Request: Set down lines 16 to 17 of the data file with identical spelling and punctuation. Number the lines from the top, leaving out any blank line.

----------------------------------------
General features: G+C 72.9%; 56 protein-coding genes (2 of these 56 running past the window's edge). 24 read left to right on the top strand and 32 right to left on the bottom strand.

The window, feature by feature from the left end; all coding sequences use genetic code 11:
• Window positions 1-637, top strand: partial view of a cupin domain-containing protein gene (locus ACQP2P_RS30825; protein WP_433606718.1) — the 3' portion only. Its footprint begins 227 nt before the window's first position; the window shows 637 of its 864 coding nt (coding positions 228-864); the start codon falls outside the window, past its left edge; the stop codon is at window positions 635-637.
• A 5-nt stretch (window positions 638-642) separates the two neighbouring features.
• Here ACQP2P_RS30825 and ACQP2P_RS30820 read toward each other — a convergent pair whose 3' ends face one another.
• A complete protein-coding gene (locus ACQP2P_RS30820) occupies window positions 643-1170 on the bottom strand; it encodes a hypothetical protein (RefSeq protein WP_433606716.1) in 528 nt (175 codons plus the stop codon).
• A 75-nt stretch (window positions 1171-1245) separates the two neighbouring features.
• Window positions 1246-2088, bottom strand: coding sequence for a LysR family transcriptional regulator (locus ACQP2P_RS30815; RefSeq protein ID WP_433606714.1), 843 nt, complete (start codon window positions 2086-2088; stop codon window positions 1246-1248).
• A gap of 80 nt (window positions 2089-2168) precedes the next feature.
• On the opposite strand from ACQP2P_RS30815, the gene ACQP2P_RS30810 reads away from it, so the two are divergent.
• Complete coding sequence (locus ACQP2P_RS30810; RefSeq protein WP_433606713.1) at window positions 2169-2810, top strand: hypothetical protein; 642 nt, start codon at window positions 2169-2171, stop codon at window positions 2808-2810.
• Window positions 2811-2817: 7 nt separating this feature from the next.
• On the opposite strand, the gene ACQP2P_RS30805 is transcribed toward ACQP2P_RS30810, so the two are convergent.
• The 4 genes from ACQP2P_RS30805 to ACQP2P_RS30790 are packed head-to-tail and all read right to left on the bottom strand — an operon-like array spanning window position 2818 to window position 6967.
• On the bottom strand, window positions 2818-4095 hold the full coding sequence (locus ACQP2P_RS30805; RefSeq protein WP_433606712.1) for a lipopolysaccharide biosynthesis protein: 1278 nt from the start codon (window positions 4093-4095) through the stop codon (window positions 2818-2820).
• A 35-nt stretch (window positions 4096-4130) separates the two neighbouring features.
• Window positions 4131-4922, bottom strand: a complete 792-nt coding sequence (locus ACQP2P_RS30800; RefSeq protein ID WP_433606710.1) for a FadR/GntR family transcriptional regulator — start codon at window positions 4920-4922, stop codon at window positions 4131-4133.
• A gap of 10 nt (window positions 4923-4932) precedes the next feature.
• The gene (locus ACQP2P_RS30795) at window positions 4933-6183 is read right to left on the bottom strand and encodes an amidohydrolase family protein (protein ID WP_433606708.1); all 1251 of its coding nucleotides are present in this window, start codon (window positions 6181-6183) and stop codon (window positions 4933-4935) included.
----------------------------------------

• A 35-nt stretch (window positions 4096-4130) separates the two neighbouring features.
• Window positions 4131-4922, bottom strand: a complete 792-nt coding sequence (locus ACQP2P_RS30800; RefSeq protein ID WP_433606710.1) for a FadR/GntR family transcriptional regulator — start codon at window positions 4920-4922, stop codon at window positions 4131-4133.